Sneak Peek

Season 4, Episode 07

Cooking With Fire

Return to Episode: Cooking With Fire

Cooking With Fire: Century Old GA BBQ Stand Comes To National TV

Fresh Air Barbecue Captures Keeps An Ancient Art Thriving

JACKSON, GA The first thing you notice – after the tantalizing smell of course – is the color of the ancient pine paneling on the walls at Fresh Air Barbecue, established in this tiny Georgia town almost 100 years ago. The wood itself is classic rural Georgia décor; the color is not, a deep, rich almost-mahogany that doesn’t look like any finish or stain you’ve ever seen. That’s because this color could never come from a can: This masterstroke can only be painted by generations and generations of wood fire smoke.

That same smoke has made Fresh Air a legend in this part of the world – and far beyond. Barbecue aficionados comes from all over to get the simple but substantial fare that’s a callback to only the best parts of decades gone by.

The art of controlling and cooking with fire dates back 10,000 years or more. It’s something that’s beginning to disappear. In New York and San Francisco, restaurants can no longer use wood as a fuel source. Even New York City’s famed pizzerias have all gone electric. Home barbecue chefs – and many restaurants – have switched from wood and coals to electric powered cookers that deliver smoke from compressed wooden pellets.

They’re all great – delicious, in fact – but even in the best of those there’s something lacking, something fine and authentic that speaks of endless hours of toil, a true labor of love. The hams hit the smoker, which contains a blend of three different woods to impart just the right tang, before 7 a.m. at Fresh Air, and they don’t come off until the team returns to work the following morning.

That’s what brings the RFD-TV Network’s (DirecTV, Dish, Cable, Sling) hit show Where The Food Comes From to Fresh Air in an episode called “Cooking With Fire.”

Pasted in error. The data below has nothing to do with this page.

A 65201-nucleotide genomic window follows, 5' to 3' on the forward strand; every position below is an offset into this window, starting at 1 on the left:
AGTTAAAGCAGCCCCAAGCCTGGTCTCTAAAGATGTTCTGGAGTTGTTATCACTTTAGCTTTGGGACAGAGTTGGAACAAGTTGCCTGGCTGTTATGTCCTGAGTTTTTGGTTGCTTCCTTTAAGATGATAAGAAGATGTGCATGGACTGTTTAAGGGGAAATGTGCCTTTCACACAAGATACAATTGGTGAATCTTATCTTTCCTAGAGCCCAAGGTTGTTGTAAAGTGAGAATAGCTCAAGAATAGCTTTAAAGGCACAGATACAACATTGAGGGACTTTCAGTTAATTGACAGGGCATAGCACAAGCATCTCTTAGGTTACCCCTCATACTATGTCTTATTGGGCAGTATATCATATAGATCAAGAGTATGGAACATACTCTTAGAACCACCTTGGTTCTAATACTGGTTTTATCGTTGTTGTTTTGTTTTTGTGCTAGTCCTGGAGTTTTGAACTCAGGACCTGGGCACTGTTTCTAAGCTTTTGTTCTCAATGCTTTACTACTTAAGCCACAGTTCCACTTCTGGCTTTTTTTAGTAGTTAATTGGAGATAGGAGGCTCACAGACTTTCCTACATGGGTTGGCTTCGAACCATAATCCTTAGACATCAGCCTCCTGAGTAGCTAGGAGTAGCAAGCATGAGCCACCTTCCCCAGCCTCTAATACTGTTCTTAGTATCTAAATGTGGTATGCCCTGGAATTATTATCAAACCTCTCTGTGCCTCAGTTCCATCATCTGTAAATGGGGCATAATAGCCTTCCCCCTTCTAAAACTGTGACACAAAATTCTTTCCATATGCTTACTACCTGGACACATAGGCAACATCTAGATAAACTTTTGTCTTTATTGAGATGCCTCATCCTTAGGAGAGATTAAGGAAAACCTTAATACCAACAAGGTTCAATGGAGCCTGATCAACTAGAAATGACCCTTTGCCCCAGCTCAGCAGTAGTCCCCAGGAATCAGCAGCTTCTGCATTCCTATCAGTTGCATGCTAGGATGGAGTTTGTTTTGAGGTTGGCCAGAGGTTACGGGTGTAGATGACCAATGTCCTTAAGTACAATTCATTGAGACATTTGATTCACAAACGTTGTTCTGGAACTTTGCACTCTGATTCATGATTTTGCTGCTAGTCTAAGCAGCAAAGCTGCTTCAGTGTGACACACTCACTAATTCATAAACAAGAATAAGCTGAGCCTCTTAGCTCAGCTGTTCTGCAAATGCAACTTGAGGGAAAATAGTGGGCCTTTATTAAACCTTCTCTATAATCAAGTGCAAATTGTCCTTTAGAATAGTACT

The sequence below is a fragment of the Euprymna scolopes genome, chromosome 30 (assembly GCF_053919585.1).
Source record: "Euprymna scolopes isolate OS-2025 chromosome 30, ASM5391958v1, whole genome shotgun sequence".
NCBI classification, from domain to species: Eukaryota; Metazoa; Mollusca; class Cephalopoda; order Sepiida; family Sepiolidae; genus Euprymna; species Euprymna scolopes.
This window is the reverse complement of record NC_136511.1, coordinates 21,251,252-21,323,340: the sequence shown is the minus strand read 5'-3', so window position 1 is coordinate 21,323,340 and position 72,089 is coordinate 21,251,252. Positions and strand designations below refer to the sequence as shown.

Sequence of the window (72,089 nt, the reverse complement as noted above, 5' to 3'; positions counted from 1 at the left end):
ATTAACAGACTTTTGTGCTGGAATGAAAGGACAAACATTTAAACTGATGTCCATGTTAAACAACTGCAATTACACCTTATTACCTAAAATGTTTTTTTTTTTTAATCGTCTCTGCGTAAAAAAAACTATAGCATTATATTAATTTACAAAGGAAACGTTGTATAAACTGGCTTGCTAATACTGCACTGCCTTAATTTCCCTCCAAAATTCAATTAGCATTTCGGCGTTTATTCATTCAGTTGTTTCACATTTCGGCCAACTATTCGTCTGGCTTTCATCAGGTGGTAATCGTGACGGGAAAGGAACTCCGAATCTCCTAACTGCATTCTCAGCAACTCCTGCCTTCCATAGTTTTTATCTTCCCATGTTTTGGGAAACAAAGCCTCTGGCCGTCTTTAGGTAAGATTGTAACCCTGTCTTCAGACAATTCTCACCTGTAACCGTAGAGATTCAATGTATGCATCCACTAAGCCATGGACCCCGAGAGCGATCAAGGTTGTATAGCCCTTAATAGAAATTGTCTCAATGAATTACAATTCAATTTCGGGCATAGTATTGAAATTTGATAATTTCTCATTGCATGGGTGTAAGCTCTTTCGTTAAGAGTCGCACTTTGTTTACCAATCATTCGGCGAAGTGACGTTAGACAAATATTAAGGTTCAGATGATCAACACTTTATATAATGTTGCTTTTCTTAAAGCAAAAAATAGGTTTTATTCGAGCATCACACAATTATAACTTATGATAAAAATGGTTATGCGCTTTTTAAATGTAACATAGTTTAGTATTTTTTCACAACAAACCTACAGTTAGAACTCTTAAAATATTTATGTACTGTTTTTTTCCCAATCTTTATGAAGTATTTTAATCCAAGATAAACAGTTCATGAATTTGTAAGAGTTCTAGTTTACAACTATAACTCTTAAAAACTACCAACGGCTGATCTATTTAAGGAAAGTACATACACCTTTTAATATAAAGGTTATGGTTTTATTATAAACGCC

Producer and host Chip Carter is a native Georgian who’s been coming to Fresh Air since he was born in the 1960s, no matter where he lived at the time. And making this episode has been on his list for a long time.

“I’m pretty sure barbecue was more discovered than invented – sometime shortly after the first caveman came upon the aftermath of a forest fire,” Carter jokes. “Not too long after that I began my quest to find the world’s best barbecue. I didn’t have far to roam. But I went everywhere. I’ve eaten every kind of barbecue there is all over the world. But when it came time to tell this story, I knew there was no place like home.”

Fresh Air was founded by Dr. Joel ‘Doc’ Watkins in the pine forest on the outskirts of Jackson in 1929. The idea was to keep it simple – pulled pork barbecue sandwiches from carefully smoked hams, some coleslaw, and a legendary Brunswick stew from a carefully guarded family secret. Toots Caston was the masterchef and he took over not too long after Fresh Air became a hit. He built a special firepit – still in use today – that imparts an otherworldly smokiness to Fresh Air’s offerings. He also created the astonishing Brunswick stew, made with lean prime roast beef and fresh vegetables in a huge vat so special it has its own building on the grounds.

Those were pretty much the only things Toots changed. And his grandsons George and David Barber haven’t changed much of anything either. They’ve been in charge around here for years now. Several decades ago the State made them replace the original sawdust floor with concrete. A couple of decades ago an additional dining room was added to make more room. But the menu is the exact same as it was when Toots was cooking with fire.

“We’re not trying to create a dining experience where people sit and linger,” George says. “We have a lot of traffic and our goal is to move hungry people in and out. Now of course that doesn’t mean people can’t stay and sit a spell. It just means they don’t have to.”

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